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Gewählte Publikation:

Lamprecht, A; Semenchuk, PR; Steinbauer, K; Winkler, M; Pauli, H.
(2018): Climate change leads to accelerated transformation of high-elevation vegetation in the central Alps
NEW PHYTOL. 2018; 220(2): 447-459. FullText FullText_BOKU

High mountain ecosystems and their biota are governed by low-temperature conditions and thus can be used as indicators for climate warming impacts on natural ecosystems, provided that long-term data exist. We used data from the largest alpine to nival permanent plot site in the Alps, established in the frame of the Global Observation Research Initiative in Alpine Environments (GLORIA) on Schrankogel in the Tyrolean Alps, Austria, in 1994, and resurveyed in 2004 and 2014. Vascular plant species richness per plot increased over the entire period, albeit to a lesser extent in the second decade, because disappearance events increased markedly in the latter period. Although presence/absence data could only marginally explain range shift dynamics, changes in species cover and plant community composition indicate an accelerating transformation towards a more warmth-demanding and more drought-adapted vegetation, which is strongest at the lowest, least rugged subsite. Divergent responses of vertical distribution groups of species suggest that direct warming effects, rather than competitive displacement, are the primary causes of the observed patterns. The continued decrease in cryophilic species could imply that trailing edge dynamics proceed more rapidly than successful colonisation, which would favour a period of accelerated species declines.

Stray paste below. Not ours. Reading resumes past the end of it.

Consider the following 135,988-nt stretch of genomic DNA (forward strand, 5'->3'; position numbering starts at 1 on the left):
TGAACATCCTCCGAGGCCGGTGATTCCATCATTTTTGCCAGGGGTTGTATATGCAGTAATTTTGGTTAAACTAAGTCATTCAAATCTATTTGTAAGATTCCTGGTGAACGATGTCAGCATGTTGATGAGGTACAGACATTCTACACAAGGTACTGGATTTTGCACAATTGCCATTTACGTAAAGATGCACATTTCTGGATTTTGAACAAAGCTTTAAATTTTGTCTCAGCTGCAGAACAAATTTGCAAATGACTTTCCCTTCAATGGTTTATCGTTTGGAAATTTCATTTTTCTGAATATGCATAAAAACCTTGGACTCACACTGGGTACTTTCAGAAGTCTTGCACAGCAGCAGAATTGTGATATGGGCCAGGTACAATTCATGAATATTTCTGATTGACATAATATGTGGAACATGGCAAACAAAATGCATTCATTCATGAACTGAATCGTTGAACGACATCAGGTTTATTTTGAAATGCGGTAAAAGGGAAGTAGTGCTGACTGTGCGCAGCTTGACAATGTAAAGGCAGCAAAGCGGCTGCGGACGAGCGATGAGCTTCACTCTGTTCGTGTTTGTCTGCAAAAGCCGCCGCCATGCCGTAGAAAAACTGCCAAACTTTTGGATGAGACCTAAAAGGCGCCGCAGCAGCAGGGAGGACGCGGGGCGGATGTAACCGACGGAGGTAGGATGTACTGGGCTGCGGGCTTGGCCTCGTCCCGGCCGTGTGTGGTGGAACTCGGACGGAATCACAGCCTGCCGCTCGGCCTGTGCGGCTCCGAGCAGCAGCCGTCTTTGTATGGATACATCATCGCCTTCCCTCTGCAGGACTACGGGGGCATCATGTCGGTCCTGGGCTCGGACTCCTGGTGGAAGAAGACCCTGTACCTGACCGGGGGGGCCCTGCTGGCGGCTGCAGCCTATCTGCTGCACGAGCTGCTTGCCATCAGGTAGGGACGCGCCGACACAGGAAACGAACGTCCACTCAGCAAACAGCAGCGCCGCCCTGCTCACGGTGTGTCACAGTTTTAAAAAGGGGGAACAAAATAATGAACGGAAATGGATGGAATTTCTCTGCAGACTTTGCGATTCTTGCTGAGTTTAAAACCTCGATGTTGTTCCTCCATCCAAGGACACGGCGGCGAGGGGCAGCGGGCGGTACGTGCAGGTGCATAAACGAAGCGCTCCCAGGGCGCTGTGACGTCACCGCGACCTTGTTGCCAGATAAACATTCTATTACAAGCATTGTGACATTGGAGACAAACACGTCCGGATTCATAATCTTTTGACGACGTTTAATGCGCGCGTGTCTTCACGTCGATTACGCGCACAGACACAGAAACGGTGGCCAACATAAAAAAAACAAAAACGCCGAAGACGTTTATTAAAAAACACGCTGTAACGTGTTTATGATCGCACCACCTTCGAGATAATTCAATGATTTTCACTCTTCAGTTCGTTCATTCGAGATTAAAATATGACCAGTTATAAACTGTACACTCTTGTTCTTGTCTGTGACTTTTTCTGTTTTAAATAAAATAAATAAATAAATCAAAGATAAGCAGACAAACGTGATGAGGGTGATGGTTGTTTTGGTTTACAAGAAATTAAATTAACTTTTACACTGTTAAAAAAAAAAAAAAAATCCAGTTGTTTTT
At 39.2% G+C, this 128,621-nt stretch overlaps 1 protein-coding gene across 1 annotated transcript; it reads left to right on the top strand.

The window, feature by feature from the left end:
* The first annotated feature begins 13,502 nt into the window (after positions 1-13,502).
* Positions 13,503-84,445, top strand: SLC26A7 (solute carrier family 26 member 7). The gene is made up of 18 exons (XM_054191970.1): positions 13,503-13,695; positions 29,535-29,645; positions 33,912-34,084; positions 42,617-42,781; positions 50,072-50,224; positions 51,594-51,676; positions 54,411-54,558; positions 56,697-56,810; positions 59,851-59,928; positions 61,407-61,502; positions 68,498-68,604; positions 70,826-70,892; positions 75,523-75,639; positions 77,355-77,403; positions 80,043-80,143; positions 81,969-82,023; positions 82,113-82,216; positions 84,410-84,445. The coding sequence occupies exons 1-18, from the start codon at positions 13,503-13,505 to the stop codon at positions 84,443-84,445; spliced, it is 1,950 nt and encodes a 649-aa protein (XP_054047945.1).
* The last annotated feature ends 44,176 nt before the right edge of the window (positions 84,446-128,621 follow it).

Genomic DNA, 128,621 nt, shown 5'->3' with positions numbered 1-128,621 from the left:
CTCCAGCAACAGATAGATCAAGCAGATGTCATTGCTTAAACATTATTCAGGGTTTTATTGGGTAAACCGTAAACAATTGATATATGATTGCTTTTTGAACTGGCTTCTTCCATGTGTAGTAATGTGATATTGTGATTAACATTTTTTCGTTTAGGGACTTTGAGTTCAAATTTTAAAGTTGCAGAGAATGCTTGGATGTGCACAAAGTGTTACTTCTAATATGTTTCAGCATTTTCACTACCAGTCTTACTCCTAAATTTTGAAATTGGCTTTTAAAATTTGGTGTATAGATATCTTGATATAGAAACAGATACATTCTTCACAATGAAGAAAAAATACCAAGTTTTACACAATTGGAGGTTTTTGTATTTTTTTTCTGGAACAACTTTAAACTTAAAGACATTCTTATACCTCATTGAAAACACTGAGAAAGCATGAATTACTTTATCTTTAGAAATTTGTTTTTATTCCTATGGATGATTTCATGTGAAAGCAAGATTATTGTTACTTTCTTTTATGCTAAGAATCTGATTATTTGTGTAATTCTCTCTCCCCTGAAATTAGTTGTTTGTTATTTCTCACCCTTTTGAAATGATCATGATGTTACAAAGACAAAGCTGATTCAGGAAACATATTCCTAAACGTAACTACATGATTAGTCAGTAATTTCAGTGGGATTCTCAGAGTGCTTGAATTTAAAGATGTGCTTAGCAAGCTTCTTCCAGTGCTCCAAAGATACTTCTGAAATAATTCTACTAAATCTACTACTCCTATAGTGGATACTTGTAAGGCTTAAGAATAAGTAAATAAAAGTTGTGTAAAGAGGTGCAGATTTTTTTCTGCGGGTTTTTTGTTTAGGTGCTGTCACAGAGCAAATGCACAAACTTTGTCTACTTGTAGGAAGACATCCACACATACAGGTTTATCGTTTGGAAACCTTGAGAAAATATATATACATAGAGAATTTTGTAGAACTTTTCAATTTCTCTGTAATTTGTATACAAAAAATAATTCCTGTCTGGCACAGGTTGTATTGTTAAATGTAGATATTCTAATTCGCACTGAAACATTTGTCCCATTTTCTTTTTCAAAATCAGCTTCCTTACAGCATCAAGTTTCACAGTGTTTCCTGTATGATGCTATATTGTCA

Autor*innen der BOKU Wien:
Lamprecht Andrea
Pauli Harald
Steinbauer Klaus
Winkler Manuela
BOKU Gendermonitor:

Find related publications in this database (Keywords)
alpine-nival ecotone
climate change impact indicator
high mountain plants
long-term monitoring
species composition change
species richness

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